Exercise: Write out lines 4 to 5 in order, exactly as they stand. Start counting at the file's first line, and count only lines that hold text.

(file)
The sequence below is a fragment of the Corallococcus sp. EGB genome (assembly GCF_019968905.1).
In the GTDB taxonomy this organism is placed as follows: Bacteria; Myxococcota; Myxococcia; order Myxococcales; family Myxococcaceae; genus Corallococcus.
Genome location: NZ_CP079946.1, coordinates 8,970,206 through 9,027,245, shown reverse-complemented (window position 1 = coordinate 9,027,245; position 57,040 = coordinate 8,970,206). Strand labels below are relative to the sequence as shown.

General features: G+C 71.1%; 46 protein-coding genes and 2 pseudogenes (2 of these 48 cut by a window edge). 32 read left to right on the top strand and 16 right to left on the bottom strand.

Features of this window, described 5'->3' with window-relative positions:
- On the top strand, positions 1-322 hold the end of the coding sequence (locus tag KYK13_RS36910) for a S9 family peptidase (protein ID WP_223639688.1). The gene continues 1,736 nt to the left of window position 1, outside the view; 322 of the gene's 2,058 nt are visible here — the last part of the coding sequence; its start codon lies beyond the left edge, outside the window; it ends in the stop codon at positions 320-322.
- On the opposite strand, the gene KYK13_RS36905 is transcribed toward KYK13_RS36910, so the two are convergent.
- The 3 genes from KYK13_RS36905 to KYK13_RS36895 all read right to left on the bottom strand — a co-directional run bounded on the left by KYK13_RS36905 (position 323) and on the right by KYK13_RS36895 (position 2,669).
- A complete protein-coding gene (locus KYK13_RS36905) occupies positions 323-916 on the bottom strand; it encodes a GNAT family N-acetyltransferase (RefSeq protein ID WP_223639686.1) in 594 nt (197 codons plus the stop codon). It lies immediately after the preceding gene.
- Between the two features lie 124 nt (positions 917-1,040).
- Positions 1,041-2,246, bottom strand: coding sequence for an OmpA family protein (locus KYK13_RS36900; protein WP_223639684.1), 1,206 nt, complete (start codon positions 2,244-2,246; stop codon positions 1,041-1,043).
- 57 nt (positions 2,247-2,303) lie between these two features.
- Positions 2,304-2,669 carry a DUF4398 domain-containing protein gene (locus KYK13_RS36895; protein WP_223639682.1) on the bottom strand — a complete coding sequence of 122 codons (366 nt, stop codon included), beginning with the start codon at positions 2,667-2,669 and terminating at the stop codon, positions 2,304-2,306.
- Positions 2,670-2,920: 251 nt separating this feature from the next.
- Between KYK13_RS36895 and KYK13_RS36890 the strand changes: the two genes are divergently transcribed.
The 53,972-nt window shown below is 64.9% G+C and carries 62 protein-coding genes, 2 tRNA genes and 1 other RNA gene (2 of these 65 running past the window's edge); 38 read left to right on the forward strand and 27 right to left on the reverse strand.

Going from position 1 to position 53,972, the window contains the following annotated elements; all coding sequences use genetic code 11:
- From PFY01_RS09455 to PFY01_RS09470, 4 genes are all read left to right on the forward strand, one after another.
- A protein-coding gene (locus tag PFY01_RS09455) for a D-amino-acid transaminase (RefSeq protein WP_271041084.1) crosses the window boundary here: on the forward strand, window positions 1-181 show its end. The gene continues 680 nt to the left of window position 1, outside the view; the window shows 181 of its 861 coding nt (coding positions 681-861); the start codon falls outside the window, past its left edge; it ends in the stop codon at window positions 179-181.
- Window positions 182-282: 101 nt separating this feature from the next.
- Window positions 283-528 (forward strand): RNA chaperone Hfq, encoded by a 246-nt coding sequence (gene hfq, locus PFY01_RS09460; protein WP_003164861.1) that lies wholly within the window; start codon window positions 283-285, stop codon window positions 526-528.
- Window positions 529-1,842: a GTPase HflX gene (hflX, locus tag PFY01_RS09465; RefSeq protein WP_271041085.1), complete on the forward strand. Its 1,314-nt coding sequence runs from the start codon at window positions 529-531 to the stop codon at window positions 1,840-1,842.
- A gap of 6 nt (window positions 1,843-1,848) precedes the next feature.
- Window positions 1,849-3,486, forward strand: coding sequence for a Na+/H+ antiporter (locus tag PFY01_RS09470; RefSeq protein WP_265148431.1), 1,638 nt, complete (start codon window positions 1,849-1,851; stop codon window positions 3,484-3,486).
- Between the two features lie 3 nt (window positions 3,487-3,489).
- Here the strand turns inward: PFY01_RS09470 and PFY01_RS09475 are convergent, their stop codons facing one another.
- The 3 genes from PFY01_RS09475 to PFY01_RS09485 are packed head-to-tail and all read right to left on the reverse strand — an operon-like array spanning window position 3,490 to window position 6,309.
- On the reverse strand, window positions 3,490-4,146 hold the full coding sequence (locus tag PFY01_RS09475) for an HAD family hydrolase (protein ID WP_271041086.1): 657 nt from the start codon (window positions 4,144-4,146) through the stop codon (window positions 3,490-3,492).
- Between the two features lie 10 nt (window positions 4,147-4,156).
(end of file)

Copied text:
General features: G+C 71.1%; 46 protein-coding genes and 2 pseudogenes (2 of these 48 cut by a window edge). 32 read left to right on the top strand and 16 right to left on the bottom strand.

Features of this window, described 5'->3' with window-relative positions: